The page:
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Latin American countries have a variable record when it comes to setting up special economic zones and providing an environment in which they can thrive. However, as Jason Mitchell finds, politicians are becoming increasingly aware of the advantages of SEZs and are acting accordingly.

Dozens of new special economic zones (SEZs) will be set up in Latin America during the next five years, specialising in services or in specific industries.

Brazil, the region’s largest economy, is heavily under-represented in SEZs by both regional and global standards. Some 25 free-trade zones (FTZs) are authorised to operate in the country but only three are in use: Ceará in the country’s north east; Rio Branco in the north west; and Piau, also in the north east.

Underperforming Brazil 

Brazil’s SEZ legislation offers tax and administrative benefits for the companies established in its FTZs but 80% of a firm's gross income must derive from exports. The national congress is expected to pass a new law in mid-2017 that will reduce this to 60%, creating many opportunities for companies that want to put more emphasis on the internal market. At the moment, the rules only allow for firms involved in manufacturing or industrial processes to be set up in the zones, but the new legislation will extend to companies that specialise in services.

“The Brazilian government realises that SEZs are the future of international trade and, in the coming years, practically every state in Brazil will have an SEZ installed,” says Mario Lima, president of the Ceará SEZ. “I think we will see international software companies set themselves up in the zones. They will be attracted to the FTZs, especially as they will have greater access to the Brazilian internal market in the future.”

Mr Lima adds that SEZs have major physical restrictions in Brazil, as they need good roads and access to airports to be able to transport the goods. However, the future zones specialising in services will only need internet communications to work effectively.

Colombia on a roll 

Since 2005, Colombia has had legislation in place for the development of SEZs that is unique in South America. Law 1004 allows for a single company to become an FTZ and permits a pre-existing plant to be re-designated as an FTZ.

Companies must commit to providing 500 jobs within a five-year period and to a minimum investment of $2m. In return, their corporate tax rate is reduced to 15% from the usual 34%. Companies are also exempt from customs duties and value-added taxes on imported materials.

Between 2005 and 2012, the number of FTZs in Colombia increased from fewer than 10 to 104. They are now scattered throughout the country and have produced 230,000 direct jobs. 

“In Latin America, I think we will see many more SEZs with specialisations,” says Juan Pablo Rivera, who is the president of the Association of Free Zones of the Americas, which is the main trade association for SEZs in Latin America, and the president of ZFB Group, an SEZ based in Bogotá.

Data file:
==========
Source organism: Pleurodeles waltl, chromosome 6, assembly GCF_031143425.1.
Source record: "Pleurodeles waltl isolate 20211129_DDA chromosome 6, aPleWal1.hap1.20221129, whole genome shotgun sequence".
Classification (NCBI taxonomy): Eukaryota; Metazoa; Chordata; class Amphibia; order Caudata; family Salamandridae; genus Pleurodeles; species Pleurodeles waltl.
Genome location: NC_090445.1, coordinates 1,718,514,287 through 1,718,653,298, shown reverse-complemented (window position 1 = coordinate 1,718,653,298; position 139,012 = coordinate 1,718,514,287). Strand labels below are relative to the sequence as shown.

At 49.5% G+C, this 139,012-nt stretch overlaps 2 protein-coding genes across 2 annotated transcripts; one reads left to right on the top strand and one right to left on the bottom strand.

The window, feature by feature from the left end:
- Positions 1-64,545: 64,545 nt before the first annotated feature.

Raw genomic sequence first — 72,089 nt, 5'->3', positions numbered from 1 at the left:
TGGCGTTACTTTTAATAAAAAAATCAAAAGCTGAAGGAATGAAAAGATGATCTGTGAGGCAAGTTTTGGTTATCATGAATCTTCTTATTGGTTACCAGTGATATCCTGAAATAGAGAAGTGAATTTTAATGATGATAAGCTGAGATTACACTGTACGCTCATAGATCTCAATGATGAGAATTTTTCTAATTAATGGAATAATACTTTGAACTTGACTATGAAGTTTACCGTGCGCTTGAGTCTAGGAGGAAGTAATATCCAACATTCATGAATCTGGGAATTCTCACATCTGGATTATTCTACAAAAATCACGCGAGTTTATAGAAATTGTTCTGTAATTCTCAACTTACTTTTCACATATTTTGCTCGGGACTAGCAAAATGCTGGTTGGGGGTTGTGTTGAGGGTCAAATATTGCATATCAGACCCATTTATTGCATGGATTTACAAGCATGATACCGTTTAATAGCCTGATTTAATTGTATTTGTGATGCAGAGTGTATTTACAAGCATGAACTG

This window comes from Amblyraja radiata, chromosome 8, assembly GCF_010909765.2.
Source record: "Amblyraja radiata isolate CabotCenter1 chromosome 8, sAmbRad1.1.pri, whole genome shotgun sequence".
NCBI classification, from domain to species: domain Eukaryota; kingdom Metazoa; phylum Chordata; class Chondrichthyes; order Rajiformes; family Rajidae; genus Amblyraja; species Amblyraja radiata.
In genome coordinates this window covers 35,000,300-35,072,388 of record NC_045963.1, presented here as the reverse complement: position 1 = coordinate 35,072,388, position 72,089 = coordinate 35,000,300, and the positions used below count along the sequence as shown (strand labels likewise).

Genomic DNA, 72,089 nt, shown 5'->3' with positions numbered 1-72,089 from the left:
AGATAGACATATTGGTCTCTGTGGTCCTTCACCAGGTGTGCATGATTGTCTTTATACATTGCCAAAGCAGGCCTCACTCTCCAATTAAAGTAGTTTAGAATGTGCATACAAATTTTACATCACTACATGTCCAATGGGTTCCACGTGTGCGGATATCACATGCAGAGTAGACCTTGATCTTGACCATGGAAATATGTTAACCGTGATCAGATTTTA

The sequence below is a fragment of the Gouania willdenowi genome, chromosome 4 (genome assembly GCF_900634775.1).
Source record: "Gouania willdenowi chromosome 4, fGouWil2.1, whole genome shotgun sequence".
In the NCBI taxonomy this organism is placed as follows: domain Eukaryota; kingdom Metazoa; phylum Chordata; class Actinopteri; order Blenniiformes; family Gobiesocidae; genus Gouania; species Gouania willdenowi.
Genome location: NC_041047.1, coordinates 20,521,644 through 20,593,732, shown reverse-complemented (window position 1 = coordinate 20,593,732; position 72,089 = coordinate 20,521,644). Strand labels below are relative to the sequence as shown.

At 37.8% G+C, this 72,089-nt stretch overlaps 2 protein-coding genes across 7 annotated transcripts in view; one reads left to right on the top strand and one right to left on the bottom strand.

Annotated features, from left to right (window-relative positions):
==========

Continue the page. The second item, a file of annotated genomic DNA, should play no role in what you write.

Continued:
“I don’t think we will see zones [with multi-purpose areas] in the future. More and more will be set up to host specific clusters in manufacturing or services. We are already witnessing this with pharmaceutical and medical devices clusters in FTZs in Costa Rica and the Dominican Republic, respectively, for example,” he adds.

FTZ rethink 

Mr Rivera adds that many countries in the region – which has a total of more than 400 zones – are examining their FTZ regimes to make it easier for zones to be established and then flourish. Countries re-examining their FTZ strategies include Peru, Argentina, Brazil, Uruguay and Paraguay. 

Zonamerica, an FTZ based in Montevideo in Uruguay, is opening a new 173,000-square-metre SEZ in Cali in Colombia, expected to be operational by the end of 2017. It will specialise in professional and financial services. 

“In Colombia it makes more sense to set up an SEZ that specialises in services because the country is mountainous, making manufacturing and logistics a challenge,” says Isodoro Hodara, vice president at Zonamerica. “Furthermore, there can be more workers per square metre and the surface area can be more intensively used.” 

Mario Tucci, founding partner at MVD Consulting, a Montevideo-based business consultancy ,says Latin America’s services sector is already expanding rapidly, growing to 9% of the global services industry today from 6% in 2014. More than 100,000 jobs have been created in this time and 70% of these are located in SEZs. 

“In Latin America, services-orientated SEZs are the new model,” he adds. “Increasingly, people will work from highly sophisticated zones in comfortable offices and in pleasant surroundings. The zones will be focused on global services and English will be widely spoken. 

“Future zones will centre much more around human talent. I think we will see some highly specialised zones, for example, in film-making or TV studio production.”

This article is sourced from fDi Magazine
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